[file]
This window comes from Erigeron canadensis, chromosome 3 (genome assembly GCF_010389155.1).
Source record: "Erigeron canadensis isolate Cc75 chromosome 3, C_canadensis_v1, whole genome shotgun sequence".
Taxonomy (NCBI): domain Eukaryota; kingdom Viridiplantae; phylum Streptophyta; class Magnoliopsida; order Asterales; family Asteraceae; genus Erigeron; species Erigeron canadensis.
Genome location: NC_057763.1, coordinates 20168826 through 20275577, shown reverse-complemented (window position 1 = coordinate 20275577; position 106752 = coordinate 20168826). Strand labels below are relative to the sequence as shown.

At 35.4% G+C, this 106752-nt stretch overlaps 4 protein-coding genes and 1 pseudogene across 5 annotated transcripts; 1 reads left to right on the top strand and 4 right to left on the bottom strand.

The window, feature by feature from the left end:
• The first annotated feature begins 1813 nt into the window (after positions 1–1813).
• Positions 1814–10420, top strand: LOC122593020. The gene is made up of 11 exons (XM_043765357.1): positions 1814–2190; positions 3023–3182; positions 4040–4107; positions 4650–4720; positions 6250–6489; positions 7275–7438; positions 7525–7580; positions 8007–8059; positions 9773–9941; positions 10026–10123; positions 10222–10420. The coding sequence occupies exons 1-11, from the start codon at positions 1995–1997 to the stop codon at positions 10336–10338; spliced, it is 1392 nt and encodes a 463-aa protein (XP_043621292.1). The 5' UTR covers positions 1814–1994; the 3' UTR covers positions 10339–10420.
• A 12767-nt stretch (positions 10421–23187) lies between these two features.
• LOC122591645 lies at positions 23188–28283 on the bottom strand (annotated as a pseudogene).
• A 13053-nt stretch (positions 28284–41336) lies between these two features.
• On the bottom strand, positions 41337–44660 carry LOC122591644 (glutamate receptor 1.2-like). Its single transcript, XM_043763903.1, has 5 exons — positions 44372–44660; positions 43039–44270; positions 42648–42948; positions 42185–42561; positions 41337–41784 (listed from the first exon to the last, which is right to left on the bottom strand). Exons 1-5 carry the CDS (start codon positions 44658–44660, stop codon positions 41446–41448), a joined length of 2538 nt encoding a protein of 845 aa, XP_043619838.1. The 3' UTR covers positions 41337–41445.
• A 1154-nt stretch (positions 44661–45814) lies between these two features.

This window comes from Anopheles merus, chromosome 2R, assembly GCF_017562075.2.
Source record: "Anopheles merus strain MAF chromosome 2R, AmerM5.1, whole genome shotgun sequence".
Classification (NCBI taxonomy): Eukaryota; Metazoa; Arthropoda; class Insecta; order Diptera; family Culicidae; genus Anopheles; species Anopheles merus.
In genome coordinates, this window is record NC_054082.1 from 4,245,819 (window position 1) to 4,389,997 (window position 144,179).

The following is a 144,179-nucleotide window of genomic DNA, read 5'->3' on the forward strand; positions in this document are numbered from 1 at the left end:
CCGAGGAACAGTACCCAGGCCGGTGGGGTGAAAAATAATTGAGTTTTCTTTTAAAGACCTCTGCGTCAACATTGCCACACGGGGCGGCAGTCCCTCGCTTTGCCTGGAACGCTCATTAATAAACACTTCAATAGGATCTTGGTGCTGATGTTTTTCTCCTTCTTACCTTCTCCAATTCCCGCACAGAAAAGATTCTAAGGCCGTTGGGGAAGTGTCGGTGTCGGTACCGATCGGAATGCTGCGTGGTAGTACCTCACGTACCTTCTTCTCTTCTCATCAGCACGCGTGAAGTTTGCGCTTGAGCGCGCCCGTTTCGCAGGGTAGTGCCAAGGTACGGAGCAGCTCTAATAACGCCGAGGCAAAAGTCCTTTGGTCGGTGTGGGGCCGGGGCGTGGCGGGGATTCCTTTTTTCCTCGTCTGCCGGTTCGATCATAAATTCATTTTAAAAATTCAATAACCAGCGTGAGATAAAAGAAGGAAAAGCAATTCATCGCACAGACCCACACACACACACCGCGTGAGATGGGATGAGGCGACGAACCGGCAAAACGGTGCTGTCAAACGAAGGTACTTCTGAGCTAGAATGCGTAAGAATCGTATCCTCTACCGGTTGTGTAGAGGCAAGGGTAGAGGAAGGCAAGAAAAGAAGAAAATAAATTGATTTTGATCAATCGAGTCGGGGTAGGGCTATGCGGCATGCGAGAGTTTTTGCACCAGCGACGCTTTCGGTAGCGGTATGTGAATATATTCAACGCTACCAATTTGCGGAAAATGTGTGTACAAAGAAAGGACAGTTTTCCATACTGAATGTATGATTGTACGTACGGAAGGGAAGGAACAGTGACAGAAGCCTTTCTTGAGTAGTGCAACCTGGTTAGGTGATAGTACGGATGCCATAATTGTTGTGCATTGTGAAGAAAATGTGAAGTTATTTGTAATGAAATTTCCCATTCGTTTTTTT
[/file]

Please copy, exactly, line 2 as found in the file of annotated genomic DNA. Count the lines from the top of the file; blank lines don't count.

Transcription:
Source record: "Erigeron canadensis isolate Cc75 chromosome 3, C_canadensis_v1, whole genome shotgun sequence".